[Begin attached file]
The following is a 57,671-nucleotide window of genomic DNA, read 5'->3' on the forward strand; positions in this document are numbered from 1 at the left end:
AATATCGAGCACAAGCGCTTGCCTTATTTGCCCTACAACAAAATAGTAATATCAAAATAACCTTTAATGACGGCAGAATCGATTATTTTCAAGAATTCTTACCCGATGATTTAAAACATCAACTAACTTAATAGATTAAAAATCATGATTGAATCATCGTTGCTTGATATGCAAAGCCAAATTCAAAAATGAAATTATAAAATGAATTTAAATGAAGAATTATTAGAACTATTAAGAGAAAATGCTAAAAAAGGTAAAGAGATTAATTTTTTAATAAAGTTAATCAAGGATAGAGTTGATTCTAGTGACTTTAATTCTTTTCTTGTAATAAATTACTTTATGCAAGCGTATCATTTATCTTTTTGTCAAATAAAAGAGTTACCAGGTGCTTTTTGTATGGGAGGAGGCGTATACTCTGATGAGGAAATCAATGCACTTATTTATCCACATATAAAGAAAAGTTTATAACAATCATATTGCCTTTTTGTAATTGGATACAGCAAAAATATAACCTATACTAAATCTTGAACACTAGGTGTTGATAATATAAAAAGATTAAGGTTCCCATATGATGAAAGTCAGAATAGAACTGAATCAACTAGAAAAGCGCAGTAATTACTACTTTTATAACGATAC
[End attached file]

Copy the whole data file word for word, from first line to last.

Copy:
The following is a 57,671-nucleotide window of genomic DNA, read 5'->3' on the forward strand; positions in this document are numbered from 1 at the left end:
AATATCGAGCACAAGCGCTTGCCTTATTTGCCCTACAACAAAATAGTAATATCAAAATAACCTTTAATGACGGCAGAATCGATTATTTTCAAGAATTCTTACCCGATGATTTAAAACATCAACTAACTTAATAGATTAAAAATCATGATTGAATCATCGTTGCTTGATATGCAAAGCCAAATTCAAAAATGAAATTATAAAATGAATTTAAATGAAGAATTATTAGAACTATTAAGAGAAAATGCTAAAAAAGGTAAAGAGATTAATTTTTTAATAAAGTTAATCAAGGATAGAGTTGATTCTAGTGACTTTAATTCTTTTCTTGTAATAAATTACTTTATGCAAGCGTATCATTTATCTTTTTGTCAAATAAAAGAGTTACCAGGTGCTTTTTGTATGGGAGGAGGCGTATACTCTGATGAGGAAATCAATGCACTTATTTATCCACATATAAAGAAAAGTTTATAACAATCATATTGCCTTTTTGTAATTGGATACAGCAAAAATATAACCTATACTAAATCTTGAACACTAGGTGTTGATAATATAAAAAGATTAAGGTTCCCATATGATGAAAGTCAGAATAGAACTGAATCAACTAGAAAAGCGCAGTAATTACTACTTTTATAACGATAC